By Andrew Arnold
Lexington City Manager Jim Halasz finalized the city’s request earlier this week for companies to propose plans to develop land near Maury River Middle School.
Halasz’s action on Tuesday means that prospective contractors can review the proposal and submit offers to the city for development of the 5.47-acre property off Waddell Street that used to be the site of a Virginia Department of Transportation hub for service vehicles and equipment.
The city set a March 17 deadline for proposals.
“You (a contractor) tell us what your vision is. You tell us why you’re the best company to work with us as a partner,” Halasz said, explaining what the city is soliciting from developers.
In its request, the city outlined two categories that are priorities: commercial development and construction of multi-family housing.
The city said in its request that commercial development could include retail, technology, medical, recreation and office space. Halasz also emphasized the city’s desire for housing for low- to moderate-income families.
Council Member Leslie Straughan said she is open to any ideas for developing the land.
“Ideally, it would be nice to see a grocery store go in there because it’s on flat land, but I doubt that will probably happen,” said Straughan, who also serves as council’s liaison to the city Planning Commission.
She said she would like to see the Kroger on East Nelson Street relocate to the property, which is next to Maury River Middle School. She said she does not think that will happen because Kroger’s current location is closer to town and residential areas.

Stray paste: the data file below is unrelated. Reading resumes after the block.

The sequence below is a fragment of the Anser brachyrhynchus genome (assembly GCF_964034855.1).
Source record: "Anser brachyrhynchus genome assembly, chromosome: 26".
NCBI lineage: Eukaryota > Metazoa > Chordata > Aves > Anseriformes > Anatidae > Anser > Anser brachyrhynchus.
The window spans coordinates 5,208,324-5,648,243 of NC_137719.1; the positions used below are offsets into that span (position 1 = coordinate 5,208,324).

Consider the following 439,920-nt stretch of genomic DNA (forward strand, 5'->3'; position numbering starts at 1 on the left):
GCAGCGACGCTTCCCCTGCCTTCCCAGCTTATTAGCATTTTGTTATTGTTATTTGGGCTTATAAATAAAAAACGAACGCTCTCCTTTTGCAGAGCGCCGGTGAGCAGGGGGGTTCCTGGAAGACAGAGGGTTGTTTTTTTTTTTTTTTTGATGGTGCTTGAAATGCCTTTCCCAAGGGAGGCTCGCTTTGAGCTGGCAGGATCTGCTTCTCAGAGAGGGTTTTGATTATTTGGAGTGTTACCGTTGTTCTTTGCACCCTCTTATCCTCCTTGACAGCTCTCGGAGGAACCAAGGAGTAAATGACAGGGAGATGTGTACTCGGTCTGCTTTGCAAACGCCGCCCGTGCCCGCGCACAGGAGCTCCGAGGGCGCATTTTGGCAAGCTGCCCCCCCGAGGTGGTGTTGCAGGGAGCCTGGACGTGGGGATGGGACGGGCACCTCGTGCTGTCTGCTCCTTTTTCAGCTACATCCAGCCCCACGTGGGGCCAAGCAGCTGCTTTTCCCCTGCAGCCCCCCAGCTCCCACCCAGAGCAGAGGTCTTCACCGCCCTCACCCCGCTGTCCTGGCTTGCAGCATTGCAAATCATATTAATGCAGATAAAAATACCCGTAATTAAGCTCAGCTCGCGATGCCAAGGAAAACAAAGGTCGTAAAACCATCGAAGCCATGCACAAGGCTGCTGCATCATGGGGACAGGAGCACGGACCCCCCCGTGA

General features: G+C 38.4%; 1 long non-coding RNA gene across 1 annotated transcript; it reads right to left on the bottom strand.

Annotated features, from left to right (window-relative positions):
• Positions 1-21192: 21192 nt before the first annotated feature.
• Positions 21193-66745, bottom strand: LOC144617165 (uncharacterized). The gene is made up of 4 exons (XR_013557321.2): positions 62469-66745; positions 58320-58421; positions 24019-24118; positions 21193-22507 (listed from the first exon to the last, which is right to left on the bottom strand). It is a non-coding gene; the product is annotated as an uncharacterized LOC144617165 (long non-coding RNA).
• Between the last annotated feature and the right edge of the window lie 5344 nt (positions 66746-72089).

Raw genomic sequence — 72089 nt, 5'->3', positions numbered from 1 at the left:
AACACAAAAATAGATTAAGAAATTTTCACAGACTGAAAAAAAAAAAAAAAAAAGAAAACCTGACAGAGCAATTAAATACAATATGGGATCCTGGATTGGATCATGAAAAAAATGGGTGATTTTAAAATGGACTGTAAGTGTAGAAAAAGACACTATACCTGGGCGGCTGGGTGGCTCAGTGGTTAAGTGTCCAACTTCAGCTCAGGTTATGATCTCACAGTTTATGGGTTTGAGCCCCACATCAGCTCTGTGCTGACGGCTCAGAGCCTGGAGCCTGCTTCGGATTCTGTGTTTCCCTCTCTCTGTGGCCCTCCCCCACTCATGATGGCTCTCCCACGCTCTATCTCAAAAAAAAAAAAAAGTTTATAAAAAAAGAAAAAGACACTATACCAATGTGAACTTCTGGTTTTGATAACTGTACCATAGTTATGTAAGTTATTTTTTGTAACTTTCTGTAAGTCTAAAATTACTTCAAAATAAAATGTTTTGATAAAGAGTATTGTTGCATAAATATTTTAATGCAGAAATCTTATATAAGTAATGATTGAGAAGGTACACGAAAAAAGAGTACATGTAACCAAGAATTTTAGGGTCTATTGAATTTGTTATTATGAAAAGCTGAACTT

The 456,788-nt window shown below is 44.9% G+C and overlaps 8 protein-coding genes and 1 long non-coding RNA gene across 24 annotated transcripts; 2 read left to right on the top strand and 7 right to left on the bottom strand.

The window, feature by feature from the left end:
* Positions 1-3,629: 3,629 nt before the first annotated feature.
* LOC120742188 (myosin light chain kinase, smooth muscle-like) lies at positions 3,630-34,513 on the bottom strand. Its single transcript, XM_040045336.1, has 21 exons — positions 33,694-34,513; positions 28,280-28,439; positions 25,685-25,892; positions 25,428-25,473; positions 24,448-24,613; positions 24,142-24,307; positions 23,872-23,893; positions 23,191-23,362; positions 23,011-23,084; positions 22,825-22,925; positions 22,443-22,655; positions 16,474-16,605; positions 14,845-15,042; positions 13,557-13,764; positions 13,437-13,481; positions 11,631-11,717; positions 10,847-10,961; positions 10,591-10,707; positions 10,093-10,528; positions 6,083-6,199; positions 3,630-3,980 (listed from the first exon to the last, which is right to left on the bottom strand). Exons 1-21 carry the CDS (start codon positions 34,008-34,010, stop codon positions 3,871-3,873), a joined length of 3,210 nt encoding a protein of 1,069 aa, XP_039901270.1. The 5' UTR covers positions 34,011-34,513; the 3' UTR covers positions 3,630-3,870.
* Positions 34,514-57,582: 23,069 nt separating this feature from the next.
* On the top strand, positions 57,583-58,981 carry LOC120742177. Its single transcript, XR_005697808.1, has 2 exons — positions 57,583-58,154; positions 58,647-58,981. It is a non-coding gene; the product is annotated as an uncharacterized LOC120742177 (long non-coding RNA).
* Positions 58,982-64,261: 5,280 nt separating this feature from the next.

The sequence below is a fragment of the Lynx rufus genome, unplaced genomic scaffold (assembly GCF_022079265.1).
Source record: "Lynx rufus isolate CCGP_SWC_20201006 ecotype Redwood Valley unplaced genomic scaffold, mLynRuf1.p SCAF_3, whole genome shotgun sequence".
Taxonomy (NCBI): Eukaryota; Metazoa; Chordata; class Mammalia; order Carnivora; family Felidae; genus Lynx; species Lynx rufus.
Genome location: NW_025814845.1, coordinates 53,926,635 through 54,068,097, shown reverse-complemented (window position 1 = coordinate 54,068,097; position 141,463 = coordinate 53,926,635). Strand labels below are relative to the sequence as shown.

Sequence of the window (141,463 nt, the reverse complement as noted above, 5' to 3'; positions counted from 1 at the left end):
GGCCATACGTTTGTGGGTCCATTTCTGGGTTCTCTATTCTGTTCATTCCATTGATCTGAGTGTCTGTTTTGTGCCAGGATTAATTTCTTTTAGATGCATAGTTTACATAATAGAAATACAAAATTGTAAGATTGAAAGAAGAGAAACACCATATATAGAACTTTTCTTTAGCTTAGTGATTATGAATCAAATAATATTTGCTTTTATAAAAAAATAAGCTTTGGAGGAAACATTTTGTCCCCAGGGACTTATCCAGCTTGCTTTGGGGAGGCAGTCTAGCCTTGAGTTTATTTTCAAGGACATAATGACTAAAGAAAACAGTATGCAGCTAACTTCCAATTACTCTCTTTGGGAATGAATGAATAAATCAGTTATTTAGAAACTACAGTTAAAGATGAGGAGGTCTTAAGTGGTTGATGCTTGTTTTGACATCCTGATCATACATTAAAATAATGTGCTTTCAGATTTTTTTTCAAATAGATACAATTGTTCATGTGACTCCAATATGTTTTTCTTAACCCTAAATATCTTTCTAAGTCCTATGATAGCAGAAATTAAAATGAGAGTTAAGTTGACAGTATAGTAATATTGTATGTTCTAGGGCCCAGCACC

Straughan said the goal is to generate property taxes for the city.
“This way, if we can grow our base and have more taxable properties and have some developer on that, it’s good for everybody,” she said.
The land was owned by VDOT before it moved to another location nearly a decade ago, Halasz said.
It’s taken years for the city to reach the point of soliciting development proposals because it needed permission from the commonwealth to buy the property.
In 2019, the General Assembly approved the sale of the land to Lexington. The city then began conducting assessments to ensure there was no contamination from underground gas tanks or any other chemicals that VDOT had been using at the site.
The Department of Environmental Quality took about 18 months before finding that the land had not been contaminated.
In March 2022, the city finalized the purchase of the land.
Halasz said he realizes that the economic environment is not ideal right now for developers because of persistent supply shortages caused by the COVID-19 epidemic and inflation.
“You got increased costs that probably limit a lot developers or businesses looking at opportunities like this,” he said. “So, we’re just going to throw it out there and see what happens.”